Intelligentsia Essay

This essay has a total of 756 words and 4 pages.


intelligentsia





The Killer Angels
Fabulous insight into the military mind, the minds of men, the minds of people dedicated
to a cause greater than themselves. Michael Shaara gives us a dozen characters worth
caring about from both armies, and then plunges them into one of the most terrible things
in America's history the "Battle of Gettysburg"

The book is a great depiction on the American Civil War. The book is repulsing, the
massive slaughter of "Americans by Americans" over human slavery. There was also a highly
accurate portrayal of the action, and the command challenges at Gettysburg. "This is the
story of the battle of Gettysburg, told from the viewpoints of Robert E. Lee and James
Longstreet and some of the other men who fought there. … I have not consciously
changed any fact."[pg.xiii]

Historical and military authors often find it tempting to display their research and
learning ability by filling each paragraph with mindless babble. Michael Shaara tells the
story with vivid emotions. He makes the reader feel like they were there in the camps,
under the artillery, behind the stone wall, marched, bled, and prayed that Lee would not
order the charge. Michael Shaara takes you there, as soldiers saw the war and army life.
He showed the true sorrow and terror. "Yet you learn to love it. Isn't that amazing? Long
marches and no rest., up very early in the morning, and asleep late in the rain, and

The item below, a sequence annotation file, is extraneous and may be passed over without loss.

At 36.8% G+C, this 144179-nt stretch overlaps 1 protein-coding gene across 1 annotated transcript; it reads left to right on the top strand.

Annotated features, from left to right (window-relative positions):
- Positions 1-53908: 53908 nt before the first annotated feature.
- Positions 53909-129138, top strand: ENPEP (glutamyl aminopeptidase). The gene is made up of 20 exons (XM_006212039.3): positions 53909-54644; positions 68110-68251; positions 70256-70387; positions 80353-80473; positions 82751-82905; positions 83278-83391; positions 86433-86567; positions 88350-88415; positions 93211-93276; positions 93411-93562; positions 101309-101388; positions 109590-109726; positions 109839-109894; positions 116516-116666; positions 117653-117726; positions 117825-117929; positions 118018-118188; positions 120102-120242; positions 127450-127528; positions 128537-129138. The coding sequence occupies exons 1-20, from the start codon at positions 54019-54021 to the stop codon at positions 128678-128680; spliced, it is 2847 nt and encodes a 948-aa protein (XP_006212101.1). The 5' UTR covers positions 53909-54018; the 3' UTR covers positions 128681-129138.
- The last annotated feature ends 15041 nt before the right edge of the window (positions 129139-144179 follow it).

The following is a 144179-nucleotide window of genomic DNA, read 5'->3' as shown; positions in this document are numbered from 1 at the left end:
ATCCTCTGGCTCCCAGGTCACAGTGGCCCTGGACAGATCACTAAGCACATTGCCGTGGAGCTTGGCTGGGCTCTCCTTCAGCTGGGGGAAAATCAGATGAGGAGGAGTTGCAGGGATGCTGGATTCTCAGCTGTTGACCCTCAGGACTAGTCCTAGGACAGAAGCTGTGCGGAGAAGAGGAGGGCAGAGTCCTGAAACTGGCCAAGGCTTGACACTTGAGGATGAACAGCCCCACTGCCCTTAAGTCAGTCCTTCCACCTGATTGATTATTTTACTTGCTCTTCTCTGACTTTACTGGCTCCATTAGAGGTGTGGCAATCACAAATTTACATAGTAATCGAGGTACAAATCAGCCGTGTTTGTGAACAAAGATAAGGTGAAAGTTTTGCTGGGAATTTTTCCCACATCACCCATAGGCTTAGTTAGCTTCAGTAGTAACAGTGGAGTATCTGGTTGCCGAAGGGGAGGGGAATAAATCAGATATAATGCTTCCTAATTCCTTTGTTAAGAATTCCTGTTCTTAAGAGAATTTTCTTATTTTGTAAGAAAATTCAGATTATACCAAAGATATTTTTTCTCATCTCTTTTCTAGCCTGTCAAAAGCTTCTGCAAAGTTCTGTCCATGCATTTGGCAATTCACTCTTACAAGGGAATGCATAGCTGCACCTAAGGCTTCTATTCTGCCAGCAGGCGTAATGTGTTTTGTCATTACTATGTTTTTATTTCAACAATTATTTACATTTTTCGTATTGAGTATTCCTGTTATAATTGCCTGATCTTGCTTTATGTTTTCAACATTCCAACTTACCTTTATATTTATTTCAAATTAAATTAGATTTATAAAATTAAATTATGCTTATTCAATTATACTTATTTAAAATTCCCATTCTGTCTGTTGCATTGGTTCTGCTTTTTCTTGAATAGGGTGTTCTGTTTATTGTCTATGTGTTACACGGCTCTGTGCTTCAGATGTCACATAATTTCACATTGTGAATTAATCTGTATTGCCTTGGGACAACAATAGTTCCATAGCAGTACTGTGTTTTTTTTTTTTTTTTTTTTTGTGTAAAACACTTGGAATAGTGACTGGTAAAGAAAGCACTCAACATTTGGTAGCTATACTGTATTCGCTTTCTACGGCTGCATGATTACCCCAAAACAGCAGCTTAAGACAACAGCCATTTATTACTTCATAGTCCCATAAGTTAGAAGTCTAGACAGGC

there's a marvelous excitement to it, a joy to wake in the morning, and feel the army all
around you and see the campfires in the morning and smell the coffee…"[pg.125]
Leadership in those days, was all about character, and conducting your self as a
gentlemen. Shaara wrote of Gen. Armistead, "He was one of the men who would hold ground
if it could be held; he would die for a word. He was a man to depend on, and there was
this truth about war to taught you the men you could depend on."[pg.67]

Other aspects of war are not so clear, such as the reason for the conflict, and the
motivation of the men who volunteered to fight. Shaara does a masterful job of bringing
the complex and unresolvable issues to the reader through the thoughts, and arguments of
the characters. The conversation on causes and conscience between a Union Colonel and his
master Sargent is the best scene in the book, and helps explain the title. [pg.188-9]
There's no better summary of their relationship than when the proud and practical Sergeant
says, "Colonel, you're a lovely man." He shook his head. "I see at last a great difference
between us, and yet I admire ye, lad. You're an idealist, praise be." [pg.188] It takes
both kinds of men to make a great army.

The Killer Angels offers many insights into the minds of the men who were there. They had
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